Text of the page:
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2006 Mac mini Review

Apple updated the Mac mini in September 2006 with new Core Duo processors and more expansion options. The low-end $599 Mac mini now includes a 1.66GHz Intel Core Duo processor, while the high-end $799 model uses a 1.83GHz Intel Core Duo CPU. Both models include support for up to 2GB of RAM, feature four USB 2.0 ports, a FireWire port, Gigabit Ethernet, as well as digital optical and analog audio in/out.

Mac mini Model Chart:


1.83GHz Intel Core Duo processor
2MB L2 Cache
667MHz Frontside Bus
80GB Serial ATA hard drive?
Double-layer SuperDrive
Built-in AirPort Extreme & Bluetooth 2.0
Apple Remote

sku MA608LL/A

MSRP $799


1.66GHz Intel Core Duo processor
2MB L2 Cache
667MHz Frontside Bus
60GB Serial ATA hard drive?
Combo drive (DVD-ROM/CD-RW)
Built-in AirPort Extreme & Bluetooth 2.0
Apple Remote

sku MA607LL/A

MSRP $599

Mac mini Core Duo

by Charles W. Moore

The Mac mini currently holds the dubious distinction of being the Mac model that has gone longest without a significant specification enhancement, and the last that hasn't been updated to Core 2 Duo or better Intel CPUs, the mini's most recent refreshment being a speed bump of the now more than a year-old Core Duo models that was announced September 6, 2006.

The $799 Mac mini includes a 1.83 GHz Intel Core Duo processor and the $599 model comes with 1.66 GHz Intel Core Duo processor, both with 512 MB of RAM standard. Both models support up to 2GB of RAM, have four USB 2.0 ports, one FireWire 400 port, Gigabit Ethernet, and digital optical plus analog audio in/out.

The Intel Core Duo, which is pretty much last year's CPU news, powers the the Mac mini to run up to four times faster than earlier G4 powered minis. According to testing conducted by Apple in August 2006 using preproduction Mac mini units with 1.83 GHz Intel Core Duo; all other systems were production 1.42 GHz G4 units. Estimated SPECint_rate_base2000 score: 30.8. Estimated SPECfp_rate_base2000 score: 26.3. SPEC is a registered trademark of the Standard Performance Evaluation Corporation (SPEC); see http://www.spec.org for more information. Benchmarks were compiled using the IBM and Intel compilers for Mac OS. Aside from last year's processors, the mini is hobbled in the video department by Intel's kludgy Graphics Media Accelerator 950 video technology, that annexes up to 80 MB of the computer's system RAM for video support. This cost-reducing scheme, disparagingly referred to by some as "vampire video," results in comparatively pedestrian video performance.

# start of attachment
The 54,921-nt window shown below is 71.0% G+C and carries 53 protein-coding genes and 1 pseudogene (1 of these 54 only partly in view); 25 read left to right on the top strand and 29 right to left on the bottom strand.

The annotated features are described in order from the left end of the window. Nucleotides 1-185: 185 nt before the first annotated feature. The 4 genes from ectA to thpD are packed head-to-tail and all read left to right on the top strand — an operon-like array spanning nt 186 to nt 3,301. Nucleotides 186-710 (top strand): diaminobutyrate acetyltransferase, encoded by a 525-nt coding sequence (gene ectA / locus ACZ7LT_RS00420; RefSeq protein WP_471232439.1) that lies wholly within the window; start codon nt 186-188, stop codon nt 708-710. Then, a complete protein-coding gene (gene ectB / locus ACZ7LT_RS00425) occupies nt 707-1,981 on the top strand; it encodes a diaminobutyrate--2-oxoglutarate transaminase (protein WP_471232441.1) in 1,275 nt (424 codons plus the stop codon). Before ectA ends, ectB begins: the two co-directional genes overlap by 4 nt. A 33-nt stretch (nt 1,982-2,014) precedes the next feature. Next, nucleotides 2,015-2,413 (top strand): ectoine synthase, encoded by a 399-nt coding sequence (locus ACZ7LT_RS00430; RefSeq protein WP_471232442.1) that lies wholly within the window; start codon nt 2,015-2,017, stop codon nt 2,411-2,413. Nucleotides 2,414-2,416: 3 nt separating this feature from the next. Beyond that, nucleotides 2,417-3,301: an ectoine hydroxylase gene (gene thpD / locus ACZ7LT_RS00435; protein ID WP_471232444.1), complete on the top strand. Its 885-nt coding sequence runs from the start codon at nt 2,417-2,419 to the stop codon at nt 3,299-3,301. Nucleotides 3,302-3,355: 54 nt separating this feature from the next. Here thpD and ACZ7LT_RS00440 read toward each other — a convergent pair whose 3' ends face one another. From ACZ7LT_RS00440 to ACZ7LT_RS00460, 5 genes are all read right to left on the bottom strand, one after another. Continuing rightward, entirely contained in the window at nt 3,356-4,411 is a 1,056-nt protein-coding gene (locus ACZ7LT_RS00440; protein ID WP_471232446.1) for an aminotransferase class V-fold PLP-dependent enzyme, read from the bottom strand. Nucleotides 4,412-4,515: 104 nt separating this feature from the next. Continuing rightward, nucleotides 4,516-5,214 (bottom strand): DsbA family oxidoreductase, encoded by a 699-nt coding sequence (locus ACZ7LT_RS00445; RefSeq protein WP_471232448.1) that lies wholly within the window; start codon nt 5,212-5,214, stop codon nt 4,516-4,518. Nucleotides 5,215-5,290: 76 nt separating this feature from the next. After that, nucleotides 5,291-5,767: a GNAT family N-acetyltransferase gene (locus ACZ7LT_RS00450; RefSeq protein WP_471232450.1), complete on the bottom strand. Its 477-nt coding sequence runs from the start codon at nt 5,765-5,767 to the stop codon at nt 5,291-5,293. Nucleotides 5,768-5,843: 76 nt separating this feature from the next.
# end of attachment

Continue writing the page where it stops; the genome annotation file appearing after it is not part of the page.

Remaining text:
Inside its charmingly diminutive 2-inch tall, 6.5-inch square anodized aluminum enclosure, Mac mini houses the Intel Core Duo processor, a 60 or 80GB hard drive, slot-loading Combo or SuperDrive, as well as built-in wireless.

The Mac mini actually has a lot more in common with the MacBook than its desktop Mac stablemates. For instance, the mini has a laptop-type 2.5 hard drive, a typical laptop array of I/O ports, a laptop-style optical drive, and the mini CPU weighs a pound and a half less than the lightest laptop Apple ever made.

The thematic concept behind the Mac mini is that it facilitates an economical way to switch to the Mac platform from a Windows PC or upgrading an older Mac desktop setup, while retaining the investment you have in a monitor, keyboard, pointing devices, and other peripherals, which can just be plugged into the mini CPU module and you're good to go. If you don't already have a desktop computer setup, the economics are more dubious, especially given the mini's current rather anaemic specifications.

The 1.66 GHz dual core Mac mini starts at $599, and Apple's wired keyboard & Mighty Mouse Kit is $78. Apple's cheapest 20" Cinema Display sells for a whopping $699, but you can get a plain vanilla 17" flat panel display from Philips, Sony, Dell, or Acer for around $200 which would bring you up up to just $877 - or $122 less than the base $999 1.83 GHz iMac, which comes with a really nice built-in 17" display, has a 160 GB 3.5" desktop hard drive, and a 24x Combo drive. It's not hard to divine where the value lies in this saw-off. While I really like the Mac mini concept, it really doesn't compete with its iMac sibling on a value per dollar basis if you have to buy a monitor and input devices.

And if your wallet will stand it, an even better value is the $1,199 2.0 GHz 17" iMac, which comes with a real ATI Radeon X1600 graphics processing unit with 128MB of dedicated video SDRAM plus a DVD-burning 8X SuperDrive.

If you're a laptop aficionado, the Mac mini does offer as close to the laptop virtues as we've seen yet in a desktop computer. The latest category trend in automobiles is the crossover - a sort of melding of the SUV concept with conventional sedans and station wagons. Arguably, the Mac mini represents a computer crossover category - the transportable computer.

Whether a Mac mini is for you will depend on your individual needs and tastes, but my advice would be to take a good hard look at one of the iMacs before taking out the plastic.

Mac mini At a Glance

• 1.66 GHz or 1.83 GHz Intel Core Duo processor
• 2MB L2 Cache
• 667MHz Frontside Bus
• 512MB memory (667MHz DDR2 SDRAM) expandable up to Up to 2GB
• 60GB or 80 GB Serial ATA hard drive
• Combo drive (DVD-ROM/CD-RW) or Double-layer SuperDrive (DVD+R DL/DVD±RW/CD-RW)
• Built-in AirPort Extreme and Bluetooth 2.0
• Apple Remote with Front Row
• Intel GMA 950 graphics processor
• DVI connector, VGA adapter
• Built-in Gigabit Ethernet
• Analog and digital audio
• Expansion via USB and FireWire
• iLife ’06, Mac OS X Tiger

For more information, visit: http://www.apple.com/macmini/

Mac mini photos: http://www.apple.com/macmini/gallery/